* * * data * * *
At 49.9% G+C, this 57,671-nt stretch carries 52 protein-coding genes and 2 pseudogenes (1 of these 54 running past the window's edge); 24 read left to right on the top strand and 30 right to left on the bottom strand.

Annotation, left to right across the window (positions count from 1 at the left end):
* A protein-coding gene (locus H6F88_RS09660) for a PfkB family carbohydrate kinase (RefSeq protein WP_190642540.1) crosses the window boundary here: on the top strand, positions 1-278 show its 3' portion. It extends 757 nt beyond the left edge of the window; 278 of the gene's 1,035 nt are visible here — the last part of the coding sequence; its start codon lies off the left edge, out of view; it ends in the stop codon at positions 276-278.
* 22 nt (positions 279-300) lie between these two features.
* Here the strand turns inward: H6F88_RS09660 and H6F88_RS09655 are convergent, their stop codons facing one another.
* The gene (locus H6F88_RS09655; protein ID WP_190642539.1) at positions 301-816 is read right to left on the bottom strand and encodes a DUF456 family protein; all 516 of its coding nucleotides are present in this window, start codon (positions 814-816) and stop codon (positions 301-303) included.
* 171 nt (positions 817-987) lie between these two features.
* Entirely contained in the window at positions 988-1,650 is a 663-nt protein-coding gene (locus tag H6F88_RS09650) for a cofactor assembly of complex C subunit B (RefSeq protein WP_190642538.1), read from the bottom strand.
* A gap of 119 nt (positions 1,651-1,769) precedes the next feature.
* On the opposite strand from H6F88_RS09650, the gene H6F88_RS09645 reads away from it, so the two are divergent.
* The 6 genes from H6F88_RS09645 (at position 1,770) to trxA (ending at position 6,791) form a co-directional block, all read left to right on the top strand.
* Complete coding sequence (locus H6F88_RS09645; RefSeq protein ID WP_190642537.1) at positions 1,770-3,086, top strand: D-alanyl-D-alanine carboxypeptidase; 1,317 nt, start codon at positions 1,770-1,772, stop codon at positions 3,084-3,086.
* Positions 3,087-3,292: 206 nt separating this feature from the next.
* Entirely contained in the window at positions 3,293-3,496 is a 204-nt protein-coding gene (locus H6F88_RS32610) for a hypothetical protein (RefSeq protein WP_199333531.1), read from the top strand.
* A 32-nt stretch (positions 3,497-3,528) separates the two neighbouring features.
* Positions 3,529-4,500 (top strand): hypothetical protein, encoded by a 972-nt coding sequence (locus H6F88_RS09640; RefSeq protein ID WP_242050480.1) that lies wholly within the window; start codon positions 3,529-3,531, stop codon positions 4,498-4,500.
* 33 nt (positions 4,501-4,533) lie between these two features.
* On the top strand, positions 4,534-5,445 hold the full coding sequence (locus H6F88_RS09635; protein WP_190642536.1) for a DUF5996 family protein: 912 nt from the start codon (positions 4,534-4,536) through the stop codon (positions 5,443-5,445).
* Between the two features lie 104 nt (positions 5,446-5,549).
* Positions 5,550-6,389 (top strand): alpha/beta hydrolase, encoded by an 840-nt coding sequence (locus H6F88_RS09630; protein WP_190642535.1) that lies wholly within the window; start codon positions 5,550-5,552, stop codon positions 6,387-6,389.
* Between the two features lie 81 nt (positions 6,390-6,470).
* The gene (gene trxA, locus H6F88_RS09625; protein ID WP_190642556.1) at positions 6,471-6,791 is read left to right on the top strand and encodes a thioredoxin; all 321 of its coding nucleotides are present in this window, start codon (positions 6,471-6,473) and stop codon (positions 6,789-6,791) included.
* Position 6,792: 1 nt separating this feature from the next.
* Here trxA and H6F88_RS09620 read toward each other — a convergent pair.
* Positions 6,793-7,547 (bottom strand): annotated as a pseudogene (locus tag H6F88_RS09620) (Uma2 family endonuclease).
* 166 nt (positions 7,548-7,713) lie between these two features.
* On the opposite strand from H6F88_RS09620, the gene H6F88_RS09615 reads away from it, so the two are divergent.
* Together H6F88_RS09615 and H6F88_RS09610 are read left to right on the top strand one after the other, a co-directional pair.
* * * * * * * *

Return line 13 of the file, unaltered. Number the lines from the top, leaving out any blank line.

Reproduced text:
* Positions 3,087-3,292: 206 nt separating this feature from the next.